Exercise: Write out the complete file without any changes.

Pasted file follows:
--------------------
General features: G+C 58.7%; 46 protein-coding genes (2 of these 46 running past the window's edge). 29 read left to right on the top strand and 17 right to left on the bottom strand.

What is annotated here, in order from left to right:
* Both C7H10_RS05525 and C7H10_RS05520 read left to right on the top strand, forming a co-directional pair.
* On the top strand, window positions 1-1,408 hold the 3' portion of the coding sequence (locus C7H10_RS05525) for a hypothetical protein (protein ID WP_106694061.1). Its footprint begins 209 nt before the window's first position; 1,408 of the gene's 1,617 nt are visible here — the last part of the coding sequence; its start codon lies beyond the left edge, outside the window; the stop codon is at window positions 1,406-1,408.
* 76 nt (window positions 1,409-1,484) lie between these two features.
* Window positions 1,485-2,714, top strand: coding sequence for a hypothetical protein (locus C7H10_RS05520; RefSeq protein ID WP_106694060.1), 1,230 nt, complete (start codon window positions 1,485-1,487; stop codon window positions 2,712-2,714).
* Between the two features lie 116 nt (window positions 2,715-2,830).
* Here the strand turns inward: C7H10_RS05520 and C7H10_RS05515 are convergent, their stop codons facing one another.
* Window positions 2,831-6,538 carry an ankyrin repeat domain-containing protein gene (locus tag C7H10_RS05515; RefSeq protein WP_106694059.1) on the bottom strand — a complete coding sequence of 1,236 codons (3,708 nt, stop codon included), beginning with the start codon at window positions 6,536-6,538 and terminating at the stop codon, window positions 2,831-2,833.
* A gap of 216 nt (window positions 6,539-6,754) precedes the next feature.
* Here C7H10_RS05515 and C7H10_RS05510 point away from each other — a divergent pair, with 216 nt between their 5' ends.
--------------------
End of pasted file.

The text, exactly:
General features: G+C 58.7%; 46 protein-coding genes (2 of these 46 running past the window's edge). 29 read left to right on the top strand and 17 right to left on the bottom strand.

What is annotated here, in order from left to right:
* Both C7H10_RS05525 and C7H10_RS05520 read left to right on the top strand, forming a co-directional pair.
* On the top strand, window positions 1-1,408 hold the 3' portion of the coding sequence (locus C7H10_RS05525) for a hypothetical protein (protein ID WP_106694061.1). Its footprint begins 209 nt before the window's first position; 1,408 of the gene's 1,617 nt are visible here — the last part of the coding sequence; its start codon lies beyond the left edge, outside the window; the stop codon is at window positions 1,406-1,408.
* 76 nt (window positions 1,409-1,484) lie between these two features.
* Window positions 1,485-2,714, top strand: coding sequence for a hypothetical protein (locus C7H10_RS05520; RefSeq protein ID WP_106694060.1), 1,230 nt, complete (start codon window positions 1,485-1,487; stop codon window positions 2,712-2,714).
* Between the two features lie 116 nt (window positions 2,715-2,830).
* Here the strand turns inward: C7H10_RS05520 and C7H10_RS05515 are convergent, their stop codons facing one another.
* Window positions 2,831-6,538 carry an ankyrin repeat domain-containing protein gene (locus tag C7H10_RS05515; RefSeq protein WP_106694059.1) on the bottom strand — a complete coding sequence of 1,236 codons (3,708 nt, stop codon included), beginning with the start codon at window positions 6,536-6,538 and terminating at the stop codon, window positions 2,831-2,833.
* A gap of 216 nt (window positions 6,539-6,754) precedes the next feature.
* Here C7H10_RS05515 and C7H10_RS05510 point away from each other — a divergent pair, with 216 nt between their 5' ends.